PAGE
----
Work has to be completed on a fishing vessel which could sustain jobs for up to eight weeks while union chiefs believe a new owner for the Port Glasgow yard will have little choice but to rehire.
Renewed optimism was voiced on the day Scotland's Finance Secretary John Swinney chaired a task force which was set up to try to find a lifeline for the cash- stricken yard.
It is made up of politicians, union officials and repres-entatives of insolvency specialists KPMG, which was brought in by the owners last Thursday when the business was placed into voluntary administration.
The following day 70 workers were sacked without any wages or redundancy money.
Just seven apprentices were retained by the joint administrators who have yet to disclose the extent of the debts, which are believed to be significant and made worse by recent cash-flow problems.
But as the task force got down to business, the Easdale brothers announced their interest in buying the shipyard which was established in 1902.
Sandy and James Easdale are well known Greenock-based businessmen, with business interests including McGill's Buses. Both have shares in Rangers Football Club.
Sandy Easdale said: "We have contacted the administrators, KPMG, through our accountants.
"This is a highly skilled workforce and it is a vital business for our area.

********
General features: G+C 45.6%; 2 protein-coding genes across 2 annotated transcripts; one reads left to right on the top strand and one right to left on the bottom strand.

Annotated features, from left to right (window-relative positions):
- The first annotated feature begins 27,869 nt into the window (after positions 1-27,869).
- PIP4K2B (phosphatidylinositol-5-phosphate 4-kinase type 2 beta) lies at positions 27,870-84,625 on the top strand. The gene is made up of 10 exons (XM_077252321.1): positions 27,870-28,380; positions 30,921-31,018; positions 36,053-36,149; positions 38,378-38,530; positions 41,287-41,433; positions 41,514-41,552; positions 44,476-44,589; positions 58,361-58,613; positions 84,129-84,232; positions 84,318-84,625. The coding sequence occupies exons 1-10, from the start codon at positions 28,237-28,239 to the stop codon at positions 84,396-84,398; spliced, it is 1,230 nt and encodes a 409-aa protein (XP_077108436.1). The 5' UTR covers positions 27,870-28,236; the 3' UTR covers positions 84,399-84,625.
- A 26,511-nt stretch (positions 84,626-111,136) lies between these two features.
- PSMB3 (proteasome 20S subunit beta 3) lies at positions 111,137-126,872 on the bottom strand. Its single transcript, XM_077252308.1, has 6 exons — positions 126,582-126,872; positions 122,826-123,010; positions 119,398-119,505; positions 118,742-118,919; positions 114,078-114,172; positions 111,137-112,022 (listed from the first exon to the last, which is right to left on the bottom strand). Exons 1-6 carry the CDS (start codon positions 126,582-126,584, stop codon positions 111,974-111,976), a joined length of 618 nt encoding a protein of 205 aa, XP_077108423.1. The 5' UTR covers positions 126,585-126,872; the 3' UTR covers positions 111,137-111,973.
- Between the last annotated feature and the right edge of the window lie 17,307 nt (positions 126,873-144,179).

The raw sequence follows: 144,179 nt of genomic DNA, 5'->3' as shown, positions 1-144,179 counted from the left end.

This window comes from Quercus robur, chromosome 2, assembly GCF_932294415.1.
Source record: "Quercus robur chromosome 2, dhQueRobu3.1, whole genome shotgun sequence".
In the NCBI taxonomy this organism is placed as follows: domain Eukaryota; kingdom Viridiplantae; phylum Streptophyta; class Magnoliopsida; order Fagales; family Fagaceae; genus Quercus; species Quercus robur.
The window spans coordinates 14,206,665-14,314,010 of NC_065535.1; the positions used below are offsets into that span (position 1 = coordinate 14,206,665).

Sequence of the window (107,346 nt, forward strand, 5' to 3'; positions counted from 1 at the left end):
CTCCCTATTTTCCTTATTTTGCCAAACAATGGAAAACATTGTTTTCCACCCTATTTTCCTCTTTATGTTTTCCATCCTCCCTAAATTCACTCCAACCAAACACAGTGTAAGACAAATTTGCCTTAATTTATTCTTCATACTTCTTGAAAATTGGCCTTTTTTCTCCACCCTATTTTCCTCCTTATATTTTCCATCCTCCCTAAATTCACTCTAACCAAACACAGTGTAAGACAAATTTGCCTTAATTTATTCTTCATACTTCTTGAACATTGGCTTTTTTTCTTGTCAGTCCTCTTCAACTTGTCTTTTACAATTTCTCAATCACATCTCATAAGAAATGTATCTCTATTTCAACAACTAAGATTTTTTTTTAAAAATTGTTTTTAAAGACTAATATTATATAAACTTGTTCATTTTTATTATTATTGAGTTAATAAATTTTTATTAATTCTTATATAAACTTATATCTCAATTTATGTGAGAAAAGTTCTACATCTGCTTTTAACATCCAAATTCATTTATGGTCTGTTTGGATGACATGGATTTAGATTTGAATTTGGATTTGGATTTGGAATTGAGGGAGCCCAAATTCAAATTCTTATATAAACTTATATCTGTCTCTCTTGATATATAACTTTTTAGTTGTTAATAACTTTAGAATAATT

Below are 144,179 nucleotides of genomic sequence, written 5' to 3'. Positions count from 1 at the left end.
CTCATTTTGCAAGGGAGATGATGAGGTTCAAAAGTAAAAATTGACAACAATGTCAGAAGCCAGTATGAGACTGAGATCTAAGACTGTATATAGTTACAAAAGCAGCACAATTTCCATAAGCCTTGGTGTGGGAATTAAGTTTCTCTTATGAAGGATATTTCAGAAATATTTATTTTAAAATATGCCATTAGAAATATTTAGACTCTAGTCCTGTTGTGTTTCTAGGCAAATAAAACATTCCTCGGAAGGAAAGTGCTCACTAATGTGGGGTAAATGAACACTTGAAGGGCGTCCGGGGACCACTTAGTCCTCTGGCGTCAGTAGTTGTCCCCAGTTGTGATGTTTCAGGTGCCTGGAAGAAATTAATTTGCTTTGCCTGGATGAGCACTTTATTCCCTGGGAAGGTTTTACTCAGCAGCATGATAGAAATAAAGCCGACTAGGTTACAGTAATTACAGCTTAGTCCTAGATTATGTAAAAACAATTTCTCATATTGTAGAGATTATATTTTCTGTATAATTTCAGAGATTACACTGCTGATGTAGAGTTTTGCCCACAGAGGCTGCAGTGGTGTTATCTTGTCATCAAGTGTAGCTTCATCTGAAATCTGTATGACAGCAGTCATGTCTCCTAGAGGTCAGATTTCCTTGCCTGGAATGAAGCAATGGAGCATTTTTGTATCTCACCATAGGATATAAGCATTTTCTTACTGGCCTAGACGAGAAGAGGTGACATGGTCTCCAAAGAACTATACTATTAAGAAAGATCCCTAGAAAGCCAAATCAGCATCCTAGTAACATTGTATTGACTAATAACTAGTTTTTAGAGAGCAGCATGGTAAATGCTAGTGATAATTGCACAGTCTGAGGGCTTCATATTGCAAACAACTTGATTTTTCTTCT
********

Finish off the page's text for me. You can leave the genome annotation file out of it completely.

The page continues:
"With Government assist-ance, both in Edinburgh and London, I am sure we can secure orders."
He told the Evening Times that his first priority was to secure a viable future for the yard.
He said: "It is too early to make job commitments at this stage. We have assembled a team to look at all the issues."
Bad management has been blamed for the crisis facing Ferguson's and Mr Easdale remains confident he and his brother can forge a lucrative future for the shipbuilder if they acquire it.
Mr Easdale said: "We have turned round other comp-anies such as Blairs Windows and McGill's Buses which now has 1000 employees."
The task force was told the yard had been carrying out work on a fishing boat when it went into administration.
There is up to eight weeks' work still to be done and it's understood the contractor will decide in three weeks' time when that work should be completed at Ferguson's or elsewhere.
Union chiefs say every effort must be made to protect the contract and to find a buyer.
One source said: "Our biggest problem is time. We need to secure a buyer or we could end up losing that workforce.
"Anyone buying that shipyard will need their experience and skill."
Afterwards a joint state-ment was issued on behalf of Mr Swinney and Inverclyde Council leader Stephen McCabe.
It said: "We will do everything in our power to secure a future for Fergusons and its employees.
"Our priority is to attract a new investor who will take the shipyard forward as a going concern.
"There are still orders to be completed and we will work with the administrator to try to secure this outcome.
"The Scottish Government, its agencies and Inverclyde Council are working to secure the welfare of people employed at Ferguson's shipyard.
"The Scottish Government has well-established arrangements to help people in these circumstances and we will do everything we can to ensure people get access to the support that they need at what is an extremely difficult time."